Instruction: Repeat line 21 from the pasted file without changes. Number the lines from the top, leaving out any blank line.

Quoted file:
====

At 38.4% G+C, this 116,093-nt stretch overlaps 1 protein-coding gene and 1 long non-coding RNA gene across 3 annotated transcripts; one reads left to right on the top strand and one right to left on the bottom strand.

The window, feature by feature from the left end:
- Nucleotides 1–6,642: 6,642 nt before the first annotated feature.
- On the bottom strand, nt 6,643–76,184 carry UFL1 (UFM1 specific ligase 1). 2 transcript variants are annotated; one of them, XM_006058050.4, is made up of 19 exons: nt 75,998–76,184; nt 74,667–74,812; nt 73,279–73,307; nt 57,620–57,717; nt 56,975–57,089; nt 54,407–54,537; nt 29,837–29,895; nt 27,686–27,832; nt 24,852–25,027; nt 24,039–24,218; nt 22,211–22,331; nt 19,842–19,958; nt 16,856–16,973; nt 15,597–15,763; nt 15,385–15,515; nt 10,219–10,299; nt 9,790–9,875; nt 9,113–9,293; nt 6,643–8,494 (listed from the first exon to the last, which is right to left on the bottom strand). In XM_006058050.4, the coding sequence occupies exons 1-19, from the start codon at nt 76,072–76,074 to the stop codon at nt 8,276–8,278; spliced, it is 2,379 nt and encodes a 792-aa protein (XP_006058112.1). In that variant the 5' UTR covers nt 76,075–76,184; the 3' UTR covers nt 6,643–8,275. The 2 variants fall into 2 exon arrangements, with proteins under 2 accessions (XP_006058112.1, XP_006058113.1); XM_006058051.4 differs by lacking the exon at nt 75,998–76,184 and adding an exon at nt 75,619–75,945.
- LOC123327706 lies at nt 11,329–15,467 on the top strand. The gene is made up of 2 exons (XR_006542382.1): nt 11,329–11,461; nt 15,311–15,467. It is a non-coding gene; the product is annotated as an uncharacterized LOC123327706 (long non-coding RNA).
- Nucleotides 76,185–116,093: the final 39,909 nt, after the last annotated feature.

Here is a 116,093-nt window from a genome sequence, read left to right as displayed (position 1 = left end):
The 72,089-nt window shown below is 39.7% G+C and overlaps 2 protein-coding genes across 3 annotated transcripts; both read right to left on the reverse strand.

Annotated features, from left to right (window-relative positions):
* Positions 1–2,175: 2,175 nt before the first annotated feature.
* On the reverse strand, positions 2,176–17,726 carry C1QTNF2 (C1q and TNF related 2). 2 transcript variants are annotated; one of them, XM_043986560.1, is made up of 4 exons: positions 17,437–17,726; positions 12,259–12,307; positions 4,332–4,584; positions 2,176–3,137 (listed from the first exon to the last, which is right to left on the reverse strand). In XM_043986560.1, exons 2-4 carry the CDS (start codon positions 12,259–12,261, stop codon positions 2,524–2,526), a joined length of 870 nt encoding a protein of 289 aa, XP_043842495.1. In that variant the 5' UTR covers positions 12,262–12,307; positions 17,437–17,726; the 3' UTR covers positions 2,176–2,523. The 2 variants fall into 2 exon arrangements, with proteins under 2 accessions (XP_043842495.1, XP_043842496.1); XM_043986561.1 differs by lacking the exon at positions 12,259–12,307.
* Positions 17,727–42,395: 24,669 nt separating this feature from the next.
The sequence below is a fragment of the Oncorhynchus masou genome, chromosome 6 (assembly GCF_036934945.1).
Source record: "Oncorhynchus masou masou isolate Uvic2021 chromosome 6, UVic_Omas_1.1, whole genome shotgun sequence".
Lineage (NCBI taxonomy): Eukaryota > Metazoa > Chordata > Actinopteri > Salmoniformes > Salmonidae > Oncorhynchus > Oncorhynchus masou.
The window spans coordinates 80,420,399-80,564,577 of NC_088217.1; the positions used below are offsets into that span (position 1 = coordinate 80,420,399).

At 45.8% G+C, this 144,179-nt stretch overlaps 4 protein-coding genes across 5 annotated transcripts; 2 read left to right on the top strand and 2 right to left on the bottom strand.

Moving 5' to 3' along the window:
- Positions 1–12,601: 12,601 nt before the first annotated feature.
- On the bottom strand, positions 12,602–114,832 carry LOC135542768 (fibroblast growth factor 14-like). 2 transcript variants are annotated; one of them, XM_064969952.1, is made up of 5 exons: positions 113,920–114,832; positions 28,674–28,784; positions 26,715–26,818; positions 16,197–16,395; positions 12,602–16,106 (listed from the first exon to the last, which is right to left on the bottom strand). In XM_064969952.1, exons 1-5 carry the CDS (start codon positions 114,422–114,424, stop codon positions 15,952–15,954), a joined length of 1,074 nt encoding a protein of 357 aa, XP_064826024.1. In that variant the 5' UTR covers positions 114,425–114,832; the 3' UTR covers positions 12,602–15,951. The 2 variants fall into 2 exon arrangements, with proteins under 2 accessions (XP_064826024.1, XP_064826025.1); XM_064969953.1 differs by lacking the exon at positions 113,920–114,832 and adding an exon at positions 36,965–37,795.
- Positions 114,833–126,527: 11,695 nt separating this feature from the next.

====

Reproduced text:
- Positions 114,833–126,527: 11,695 nt separating this feature from the next.